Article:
March 23, 2014 | David F. Coppedge

Carbon Cycle Keeps Earth from Fate of Venus, Mars

Another delicate balance making Earth habitable has been identified: the carbon cycle.

It’s the “Goldilocks principle” again.  Too much or too little would not be just right, but deadly.  According to Science Daily, USC scientists found Earth sits in another sweet spot:

Scientists have shown how geologic process regulates the amount of carbon dioxide in the atmosphere. Researchers have documented evidence suggesting that part of the reason that Earth has become neither sweltering like Venus nor frigid like Mars lies with a built-in atmospheric carbon dioxide regulator — the geologic cycles that churn up the planet’s rocky surface.

Geologic processes like plate tectonics are oblivious to concerns about balance in the atmosphere or habitable temperatures.  This means that independent factors conspire to keep the Earth in the Goldilocks zone.

Scientists have long known that “fresh” rock pushed to the surface via mountain formation effectively acts as a kind of sponge, soaking up the greenhouse gas CO2. Left unchecked, however, that process would simply deplete atmospheric CO2 levels to a point that would plunge Earth into an eternal winter within a few million years during the formation of large mountain ranges like the Himalayas — which has clearly not happened.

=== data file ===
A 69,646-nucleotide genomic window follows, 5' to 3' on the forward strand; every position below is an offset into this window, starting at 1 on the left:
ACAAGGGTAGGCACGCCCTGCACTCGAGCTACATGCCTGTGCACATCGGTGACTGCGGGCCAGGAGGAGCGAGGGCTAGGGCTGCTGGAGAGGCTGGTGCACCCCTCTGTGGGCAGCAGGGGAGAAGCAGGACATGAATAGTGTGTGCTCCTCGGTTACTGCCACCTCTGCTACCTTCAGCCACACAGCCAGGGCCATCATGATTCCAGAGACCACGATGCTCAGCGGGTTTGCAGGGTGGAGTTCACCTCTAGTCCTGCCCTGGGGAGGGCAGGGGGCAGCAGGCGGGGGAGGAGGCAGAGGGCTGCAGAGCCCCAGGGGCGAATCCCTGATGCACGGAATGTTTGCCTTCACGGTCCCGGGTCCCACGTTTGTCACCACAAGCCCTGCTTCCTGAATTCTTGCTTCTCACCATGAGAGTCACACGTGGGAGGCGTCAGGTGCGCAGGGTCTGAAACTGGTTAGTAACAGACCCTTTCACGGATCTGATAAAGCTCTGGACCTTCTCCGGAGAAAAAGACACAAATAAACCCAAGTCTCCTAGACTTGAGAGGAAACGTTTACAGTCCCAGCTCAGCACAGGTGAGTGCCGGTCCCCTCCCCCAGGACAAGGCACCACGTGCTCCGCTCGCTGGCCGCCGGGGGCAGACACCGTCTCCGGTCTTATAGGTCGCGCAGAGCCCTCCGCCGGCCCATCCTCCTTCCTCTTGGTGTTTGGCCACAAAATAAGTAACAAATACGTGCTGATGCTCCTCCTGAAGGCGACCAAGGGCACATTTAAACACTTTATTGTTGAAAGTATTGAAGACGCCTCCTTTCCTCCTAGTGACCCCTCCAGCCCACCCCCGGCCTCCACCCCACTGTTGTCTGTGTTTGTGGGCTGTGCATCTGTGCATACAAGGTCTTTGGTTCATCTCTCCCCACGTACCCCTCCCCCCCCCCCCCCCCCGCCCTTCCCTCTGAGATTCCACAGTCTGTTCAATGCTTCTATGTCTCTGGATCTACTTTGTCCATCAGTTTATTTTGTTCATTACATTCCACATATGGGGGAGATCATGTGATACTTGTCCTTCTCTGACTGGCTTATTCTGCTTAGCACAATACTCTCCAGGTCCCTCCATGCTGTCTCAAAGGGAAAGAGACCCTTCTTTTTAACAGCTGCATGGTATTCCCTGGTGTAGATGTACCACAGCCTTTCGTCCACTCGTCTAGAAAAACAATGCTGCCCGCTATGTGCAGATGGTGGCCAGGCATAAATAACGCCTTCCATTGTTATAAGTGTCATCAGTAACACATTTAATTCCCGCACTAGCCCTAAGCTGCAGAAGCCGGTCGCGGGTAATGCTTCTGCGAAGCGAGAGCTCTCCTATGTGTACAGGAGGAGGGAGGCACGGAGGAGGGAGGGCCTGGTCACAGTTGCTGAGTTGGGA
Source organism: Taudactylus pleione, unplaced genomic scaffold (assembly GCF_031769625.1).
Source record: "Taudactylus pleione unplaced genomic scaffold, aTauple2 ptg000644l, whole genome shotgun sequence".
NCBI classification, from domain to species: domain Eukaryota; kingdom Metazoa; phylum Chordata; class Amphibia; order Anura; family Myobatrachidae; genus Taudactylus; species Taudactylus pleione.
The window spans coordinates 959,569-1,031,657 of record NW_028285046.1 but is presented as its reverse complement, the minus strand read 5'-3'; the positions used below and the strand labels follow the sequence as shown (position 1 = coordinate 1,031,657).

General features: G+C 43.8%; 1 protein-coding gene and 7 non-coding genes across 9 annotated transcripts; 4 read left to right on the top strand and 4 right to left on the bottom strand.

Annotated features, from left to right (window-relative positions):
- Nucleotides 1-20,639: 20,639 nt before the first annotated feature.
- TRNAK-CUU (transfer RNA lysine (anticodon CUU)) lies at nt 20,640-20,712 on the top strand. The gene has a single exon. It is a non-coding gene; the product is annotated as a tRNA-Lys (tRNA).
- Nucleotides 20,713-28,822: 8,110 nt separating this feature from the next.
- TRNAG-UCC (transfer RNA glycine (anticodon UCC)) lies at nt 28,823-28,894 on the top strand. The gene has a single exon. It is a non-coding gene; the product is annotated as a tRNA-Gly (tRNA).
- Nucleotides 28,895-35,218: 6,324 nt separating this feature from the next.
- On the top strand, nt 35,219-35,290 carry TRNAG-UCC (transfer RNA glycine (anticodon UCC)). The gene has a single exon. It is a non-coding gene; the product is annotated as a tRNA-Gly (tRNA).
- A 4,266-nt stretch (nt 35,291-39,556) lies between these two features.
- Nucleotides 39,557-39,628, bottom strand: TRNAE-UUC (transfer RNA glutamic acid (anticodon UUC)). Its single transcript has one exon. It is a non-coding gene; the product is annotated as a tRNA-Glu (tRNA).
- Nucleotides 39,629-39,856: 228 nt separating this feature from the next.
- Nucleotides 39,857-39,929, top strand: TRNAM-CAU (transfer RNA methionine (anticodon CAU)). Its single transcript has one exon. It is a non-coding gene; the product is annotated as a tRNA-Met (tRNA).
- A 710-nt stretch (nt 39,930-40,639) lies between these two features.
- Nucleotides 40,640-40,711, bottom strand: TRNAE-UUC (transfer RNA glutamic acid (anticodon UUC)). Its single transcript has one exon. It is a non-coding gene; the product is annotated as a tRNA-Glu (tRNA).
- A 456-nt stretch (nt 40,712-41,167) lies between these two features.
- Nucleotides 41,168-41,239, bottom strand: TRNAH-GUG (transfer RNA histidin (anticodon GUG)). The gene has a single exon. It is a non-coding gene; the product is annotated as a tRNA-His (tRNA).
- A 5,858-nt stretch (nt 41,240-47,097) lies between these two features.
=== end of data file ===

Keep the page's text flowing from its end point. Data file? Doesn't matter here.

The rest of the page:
And while volcanoes have long been pointed to as a source of carbon dioxide, alone they cannot balance out the excess uptake of carbon dioxide by large mountain ranges. Instead, it turns out that “fresh” rock exposed by uplift also emits carbon through a chemical weathering process, which replenishes the atmospheric carbon dioxide at a comparable rate.

Mark Torres of USC realizes that our presence on Earth is dependent on this finely-balanced carbon cycle.  “The Earth is a bit like a big, natural recycler,” his co-author said.  In addition to the carbon cycle, Earth enjoys a nitrogen cycle, oxygen cycle, and water cycle.  Atmospheric winds and ocean currents also cycle about with some predictability as Earth cycles through its rotation and orbit.

You don’t need the millions of years to recognize the present balance in the carbon cycle.  It’s just one of at least 20 factors listed in the documentary The Privileged Planet that point to intelligent design of our home, where we can live, breathe, and conduct scientific research.  For more on habitable zones and Goldilocks parameters, see 9/19/13 and list in the 9/08/12 commentary.



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